Last updated: 10:46 AM ET, Tue March 31 2015

Would You Fly on a Plane With No Pilot?

Airlines & Airports | Rich Thomaselli | March 31, 2015

Would You Fly on a Plane With No Pilot?

Photo courtesy of Thinkstock

Maybe it’s just a knee-jerk reaction.

Or maybe it could be reality, someday.

Either way, the crash last week of Germanwings Flight 9525 – in which prosecutors allege that co-pilot Andreas Lubitz locked the captain out of the cockpit and intentionally steered the plane into the French Alps, killing all 150 on board – has rekindled the debate over whether pilotless planes are in the future for commercial airlines.

The technology is certainly possible to control an aircraft from the ground. The United States military already flies the Global Hawk drone, according to CNN, which is nearly the size of a Boeing 737 passenger plane and is unmanned.

In theory, the debate is whether controlling the plane from the ground could have prevented a tragedy like the Germanwings crash.

In a CNN story, former Air Force pilot and current Duke University engineering professor Mary Cummings said “Planes can already fly themselves. Pilots only spend 3 minutes per flight flying a plane anyway, and they don't really need to do that.”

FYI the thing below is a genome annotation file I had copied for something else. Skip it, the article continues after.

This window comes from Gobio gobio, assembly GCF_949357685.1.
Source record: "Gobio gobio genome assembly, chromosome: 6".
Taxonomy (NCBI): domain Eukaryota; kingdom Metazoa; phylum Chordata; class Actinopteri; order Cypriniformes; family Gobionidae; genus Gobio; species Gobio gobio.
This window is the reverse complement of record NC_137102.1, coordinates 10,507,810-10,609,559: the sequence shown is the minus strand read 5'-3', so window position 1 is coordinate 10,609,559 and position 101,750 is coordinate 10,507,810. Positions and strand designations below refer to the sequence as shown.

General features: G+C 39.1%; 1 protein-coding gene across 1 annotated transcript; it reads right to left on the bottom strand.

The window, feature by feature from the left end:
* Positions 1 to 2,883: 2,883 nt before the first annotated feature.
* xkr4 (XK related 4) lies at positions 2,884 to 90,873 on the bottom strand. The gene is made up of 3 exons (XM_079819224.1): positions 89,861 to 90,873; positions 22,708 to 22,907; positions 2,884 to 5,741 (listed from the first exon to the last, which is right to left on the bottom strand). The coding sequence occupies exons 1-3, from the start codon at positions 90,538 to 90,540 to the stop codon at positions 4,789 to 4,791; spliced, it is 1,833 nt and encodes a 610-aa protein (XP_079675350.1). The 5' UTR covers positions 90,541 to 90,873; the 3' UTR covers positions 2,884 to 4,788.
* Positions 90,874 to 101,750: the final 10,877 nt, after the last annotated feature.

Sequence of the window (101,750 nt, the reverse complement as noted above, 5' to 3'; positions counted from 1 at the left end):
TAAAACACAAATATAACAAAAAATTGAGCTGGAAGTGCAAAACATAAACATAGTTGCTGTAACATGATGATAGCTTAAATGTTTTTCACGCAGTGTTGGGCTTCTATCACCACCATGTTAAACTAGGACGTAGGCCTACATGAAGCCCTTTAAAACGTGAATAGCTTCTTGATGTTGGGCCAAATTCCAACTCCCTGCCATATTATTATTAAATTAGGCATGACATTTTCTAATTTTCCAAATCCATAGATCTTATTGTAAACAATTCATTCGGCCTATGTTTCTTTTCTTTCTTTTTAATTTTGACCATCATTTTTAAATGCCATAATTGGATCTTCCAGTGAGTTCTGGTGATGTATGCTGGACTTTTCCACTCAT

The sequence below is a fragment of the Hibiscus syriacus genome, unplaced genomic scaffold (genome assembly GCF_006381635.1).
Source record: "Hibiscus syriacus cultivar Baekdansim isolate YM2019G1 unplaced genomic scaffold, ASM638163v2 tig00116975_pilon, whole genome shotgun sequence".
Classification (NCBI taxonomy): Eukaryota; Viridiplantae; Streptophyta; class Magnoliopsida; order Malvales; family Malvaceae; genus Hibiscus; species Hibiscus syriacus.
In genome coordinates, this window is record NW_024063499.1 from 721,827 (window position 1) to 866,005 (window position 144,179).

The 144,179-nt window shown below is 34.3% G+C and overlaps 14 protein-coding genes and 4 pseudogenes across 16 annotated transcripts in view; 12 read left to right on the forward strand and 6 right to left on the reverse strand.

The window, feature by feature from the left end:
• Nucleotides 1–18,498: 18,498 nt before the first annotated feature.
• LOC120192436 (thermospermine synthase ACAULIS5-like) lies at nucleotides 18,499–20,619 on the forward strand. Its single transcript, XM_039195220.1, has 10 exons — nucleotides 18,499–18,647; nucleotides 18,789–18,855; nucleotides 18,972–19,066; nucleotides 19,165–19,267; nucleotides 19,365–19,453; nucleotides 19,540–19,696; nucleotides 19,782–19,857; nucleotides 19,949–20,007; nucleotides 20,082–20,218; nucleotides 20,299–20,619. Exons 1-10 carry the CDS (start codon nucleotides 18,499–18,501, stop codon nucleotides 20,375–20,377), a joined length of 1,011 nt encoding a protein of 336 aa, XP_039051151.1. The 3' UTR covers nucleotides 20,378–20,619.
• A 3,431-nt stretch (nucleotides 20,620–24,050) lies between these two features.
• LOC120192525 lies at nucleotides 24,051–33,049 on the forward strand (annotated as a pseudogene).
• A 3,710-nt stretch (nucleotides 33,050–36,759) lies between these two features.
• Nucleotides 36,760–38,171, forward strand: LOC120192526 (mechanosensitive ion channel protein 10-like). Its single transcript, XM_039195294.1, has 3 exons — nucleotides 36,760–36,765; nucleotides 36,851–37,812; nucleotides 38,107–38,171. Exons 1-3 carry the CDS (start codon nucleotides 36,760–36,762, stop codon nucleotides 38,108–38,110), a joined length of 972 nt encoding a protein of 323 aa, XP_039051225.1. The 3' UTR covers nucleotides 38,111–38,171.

Did that make you feel any more comfortable?

And therein lies the rub. There are myriad mitigating factors to consider before even attempting such a commercial flight without a pilot on the flight deck, public opinion at the forefront.

“There has always been a desire to have the ability to control planes from the ground. … But the ground element of that was entirely pooh-poohed by the aviation industry for a whole variety of reasons, not least of which is aircraft safety,” aviation safety analyst Chris Yates told London’s Daily Mail. “Questions will always be posed as to whether pilots should be taken out of the equation in the event of something like [Flight 9525] so ground control would take over. … I personally would not feel comfortable getting on any airliner where control could be taken away from the pilots and co-pilots.”

Then there is the inevitable, such as backlash from pilots unions, insurance regulators, questions about the human element still being involved in terms of programming the flight, the potential for computer hacking, and more.

John Hansman, an aeronautics and astronautics professor at MIT, told CNN that pilotless flights are decades away.

"It's not a technical issue, it's an issue of societal trust," he said.


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